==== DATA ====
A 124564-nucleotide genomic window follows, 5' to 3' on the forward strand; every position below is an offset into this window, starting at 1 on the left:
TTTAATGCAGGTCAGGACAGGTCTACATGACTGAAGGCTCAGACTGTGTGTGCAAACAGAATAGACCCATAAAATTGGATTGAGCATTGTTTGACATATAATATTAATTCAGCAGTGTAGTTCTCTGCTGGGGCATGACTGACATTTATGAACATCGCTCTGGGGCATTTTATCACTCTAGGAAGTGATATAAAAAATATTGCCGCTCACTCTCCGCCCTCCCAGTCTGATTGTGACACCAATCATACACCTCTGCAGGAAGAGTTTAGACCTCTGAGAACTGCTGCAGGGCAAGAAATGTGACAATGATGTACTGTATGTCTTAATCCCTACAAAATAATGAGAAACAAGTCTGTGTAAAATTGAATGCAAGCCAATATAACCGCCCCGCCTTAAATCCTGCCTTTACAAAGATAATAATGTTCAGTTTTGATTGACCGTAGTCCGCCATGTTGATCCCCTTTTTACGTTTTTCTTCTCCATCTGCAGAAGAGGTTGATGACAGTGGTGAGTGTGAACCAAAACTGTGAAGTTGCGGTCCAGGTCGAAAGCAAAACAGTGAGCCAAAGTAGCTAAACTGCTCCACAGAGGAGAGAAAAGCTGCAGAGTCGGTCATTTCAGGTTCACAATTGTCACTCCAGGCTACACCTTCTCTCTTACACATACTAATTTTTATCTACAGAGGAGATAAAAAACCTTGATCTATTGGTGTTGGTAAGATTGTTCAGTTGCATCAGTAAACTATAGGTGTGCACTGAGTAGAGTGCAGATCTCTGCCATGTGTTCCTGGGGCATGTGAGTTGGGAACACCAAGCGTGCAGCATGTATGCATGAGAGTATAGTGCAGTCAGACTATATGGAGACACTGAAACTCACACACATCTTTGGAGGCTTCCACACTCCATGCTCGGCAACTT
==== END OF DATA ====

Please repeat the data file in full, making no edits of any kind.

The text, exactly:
A 124564-nucleotide genomic window follows, 5' to 3' on the forward strand; every position below is an offset into this window, starting at 1 on the left:
TTTAATGCAGGTCAGGACAGGTCTACATGACTGAAGGCTCAGACTGTGTGTGCAAACAGAATAGACCCATAAAATTGGATTGAGCATTGTTTGACATATAATATTAATTCAGCAGTGTAGTTCTCTGCTGGGGCATGACTGACATTTATGAACATCGCTCTGGGGCATTTTATCACTCTAGGAAGTGATATAAAAAATATTGCCGCTCACTCTCCGCCCTCCCAGTCTGATTGTGACACCAATCATACACCTCTGCAGGAAGAGTTTAGACCTCTGAGAACTGCTGCAGGGCAAGAAATGTGACAATGATGTACTGTATGTCTTAATCCCTACAAAATAATGAGAAACAAGTCTGTGTAAAATTGAATGCAAGCCAATATAACCGCCCCGCCTTAAATCCTGCCTTTACAAAGATAATAATGTTCAGTTTTGATTGACCGTAGTCCGCCATGTTGATCCCCTTTTTACGTTTTTCTTCTCCATCTGCAGAAGAGGTTGATGACAGTGGTGAGTGTGAACCAAAACTGTGAAGTTGCGGTCCAGGTCGAAAGCAAAACAGTGAGCCAAAGTAGCTAAACTGCTCCACAGAGGAGAGAAAAGCTGCAGAGTCGGTCATTTCAGGTTCACAATTGTCACTCCAGGCTACACCTTCTCTCTTACACATACTAATTTTTATCTACAGAGGAGATAAAAAACCTTGATCTATTGGTGTTGGTAAGATTGTTCAGTTGCATCAGTAAACTATAGGTGTGCACTGAGTAGAGTGCAGATCTCTGCCATGTGTTCCTGGGGCATGTGAGTTGGGAACACCAAGCGTGCAGCATGTATGCATGAGAGTATAGTGCAGTCAGACTATATGGAGACACTGAAACTCACACACATCTTTGGAGGCTTCCACACTCCATGCTCGGCAACTT